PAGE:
Tilapia hatchery

Technology Description

Tilapia has been dubbed the “aquatic chicken” because it grows fast, breeds in captivity easily, and the technology for its propagation and culture requires little input. Hatcheries can readily supply the seedstock that the tilapia farming industry needs.

Hatcheries are of three types: concrete tanks, which give the highest production; hapa netcages in lakes, the second highest; then ponds.

Technology profile:
(1) Get good breeders (50-250 g) from reputable hatcheries; or, raise them from the fry stage until they mature in 3 months. For the latter, breeding trials at SEAFDEC/AQD have shown that tilapia farmers can select healthy broodstocks from within the normal or average size range distribution; this means not selecting the largest fish.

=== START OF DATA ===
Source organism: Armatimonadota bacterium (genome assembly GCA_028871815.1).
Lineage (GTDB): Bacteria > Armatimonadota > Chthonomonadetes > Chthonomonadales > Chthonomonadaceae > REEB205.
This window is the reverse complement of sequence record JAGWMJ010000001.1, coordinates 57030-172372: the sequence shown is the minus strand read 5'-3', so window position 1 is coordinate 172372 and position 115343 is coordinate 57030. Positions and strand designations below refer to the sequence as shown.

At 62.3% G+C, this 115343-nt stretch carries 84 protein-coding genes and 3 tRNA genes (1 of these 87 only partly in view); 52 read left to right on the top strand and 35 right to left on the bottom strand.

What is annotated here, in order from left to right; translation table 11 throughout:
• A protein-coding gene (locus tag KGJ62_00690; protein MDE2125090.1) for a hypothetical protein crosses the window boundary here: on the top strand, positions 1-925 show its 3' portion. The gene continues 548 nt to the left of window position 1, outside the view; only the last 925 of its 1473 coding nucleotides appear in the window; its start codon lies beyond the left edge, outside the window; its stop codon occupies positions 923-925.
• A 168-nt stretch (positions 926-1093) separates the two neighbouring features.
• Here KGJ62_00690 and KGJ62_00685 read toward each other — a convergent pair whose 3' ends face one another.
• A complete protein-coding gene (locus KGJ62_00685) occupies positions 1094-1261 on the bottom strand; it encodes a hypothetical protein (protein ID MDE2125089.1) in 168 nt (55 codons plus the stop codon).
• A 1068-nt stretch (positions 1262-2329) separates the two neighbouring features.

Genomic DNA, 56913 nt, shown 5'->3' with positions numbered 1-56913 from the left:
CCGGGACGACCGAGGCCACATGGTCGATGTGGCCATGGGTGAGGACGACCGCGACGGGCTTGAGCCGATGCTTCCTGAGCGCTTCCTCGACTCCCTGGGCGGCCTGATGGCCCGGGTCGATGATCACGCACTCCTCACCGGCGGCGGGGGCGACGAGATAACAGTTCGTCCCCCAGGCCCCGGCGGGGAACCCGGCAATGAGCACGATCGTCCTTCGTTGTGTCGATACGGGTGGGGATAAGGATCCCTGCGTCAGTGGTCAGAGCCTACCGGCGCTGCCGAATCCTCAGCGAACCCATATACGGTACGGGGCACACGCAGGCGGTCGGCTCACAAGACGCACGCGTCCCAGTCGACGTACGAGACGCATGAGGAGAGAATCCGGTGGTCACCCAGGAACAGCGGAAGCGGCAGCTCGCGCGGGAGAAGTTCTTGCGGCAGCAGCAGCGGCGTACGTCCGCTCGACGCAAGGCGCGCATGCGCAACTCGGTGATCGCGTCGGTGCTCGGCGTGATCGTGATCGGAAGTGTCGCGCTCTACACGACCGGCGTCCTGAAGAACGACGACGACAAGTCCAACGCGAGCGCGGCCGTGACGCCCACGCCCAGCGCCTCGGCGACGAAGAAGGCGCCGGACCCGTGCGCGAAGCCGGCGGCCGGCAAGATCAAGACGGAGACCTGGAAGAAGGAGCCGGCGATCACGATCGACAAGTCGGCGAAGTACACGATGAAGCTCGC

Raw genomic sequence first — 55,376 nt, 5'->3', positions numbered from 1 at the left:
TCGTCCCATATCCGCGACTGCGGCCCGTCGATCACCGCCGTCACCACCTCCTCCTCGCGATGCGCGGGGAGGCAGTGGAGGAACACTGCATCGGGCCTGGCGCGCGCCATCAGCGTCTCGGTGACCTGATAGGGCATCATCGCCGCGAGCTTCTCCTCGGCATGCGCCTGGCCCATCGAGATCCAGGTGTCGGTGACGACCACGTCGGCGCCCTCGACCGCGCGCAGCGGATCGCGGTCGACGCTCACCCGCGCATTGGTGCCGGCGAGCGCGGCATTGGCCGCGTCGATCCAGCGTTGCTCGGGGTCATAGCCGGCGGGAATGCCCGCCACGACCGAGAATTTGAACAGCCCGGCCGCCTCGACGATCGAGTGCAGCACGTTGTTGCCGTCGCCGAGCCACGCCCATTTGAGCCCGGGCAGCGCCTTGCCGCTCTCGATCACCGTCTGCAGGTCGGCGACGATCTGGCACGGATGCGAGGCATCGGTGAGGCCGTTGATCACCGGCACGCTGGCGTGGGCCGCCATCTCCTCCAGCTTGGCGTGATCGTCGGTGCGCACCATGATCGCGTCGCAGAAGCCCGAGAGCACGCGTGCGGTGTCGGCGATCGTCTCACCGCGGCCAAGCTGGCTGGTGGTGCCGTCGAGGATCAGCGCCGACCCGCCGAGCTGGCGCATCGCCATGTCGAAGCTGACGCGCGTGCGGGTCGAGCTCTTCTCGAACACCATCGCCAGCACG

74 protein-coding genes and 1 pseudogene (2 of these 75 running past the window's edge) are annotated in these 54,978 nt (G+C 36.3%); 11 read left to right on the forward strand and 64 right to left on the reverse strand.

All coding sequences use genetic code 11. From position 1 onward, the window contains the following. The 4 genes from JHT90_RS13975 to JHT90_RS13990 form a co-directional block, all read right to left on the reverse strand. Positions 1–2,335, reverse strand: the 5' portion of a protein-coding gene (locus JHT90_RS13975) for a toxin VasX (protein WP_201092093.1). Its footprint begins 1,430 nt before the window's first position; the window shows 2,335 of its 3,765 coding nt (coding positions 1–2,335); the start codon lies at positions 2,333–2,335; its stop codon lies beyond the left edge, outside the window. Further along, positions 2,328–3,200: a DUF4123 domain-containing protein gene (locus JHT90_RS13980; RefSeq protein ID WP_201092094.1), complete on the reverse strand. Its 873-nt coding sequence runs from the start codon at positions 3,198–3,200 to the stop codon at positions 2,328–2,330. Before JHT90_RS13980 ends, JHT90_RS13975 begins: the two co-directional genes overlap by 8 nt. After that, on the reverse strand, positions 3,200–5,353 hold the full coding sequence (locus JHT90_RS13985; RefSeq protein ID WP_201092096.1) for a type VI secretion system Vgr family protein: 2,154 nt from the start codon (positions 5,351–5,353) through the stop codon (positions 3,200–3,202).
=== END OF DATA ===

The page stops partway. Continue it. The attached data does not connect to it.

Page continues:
(2) For concrete tanks, stock 4 breeders per m2 (1 male for every 3 females). Fill tanks with water to a depth of 0.5 m For netcage breeding, prepare netcages as small as 1.5 x 1 x 1 m to as big as 12 x 4 x 2.5 m and install in lakes or other freshwater bodies, or even in ponds. Stock at the same density and sex ratio as in concrete tanks For ponds, prepare ponds as you would a milkfish pond. Stock at the same density and sex ratio as tanks and netcages, or about 500 males and 1,500 females in a 500 m2 pond.

(3) Feed breeders at 3% of total biomass daily with commercial or SEAFDEC-formulated diet containing 40% protein. Feed twice a day.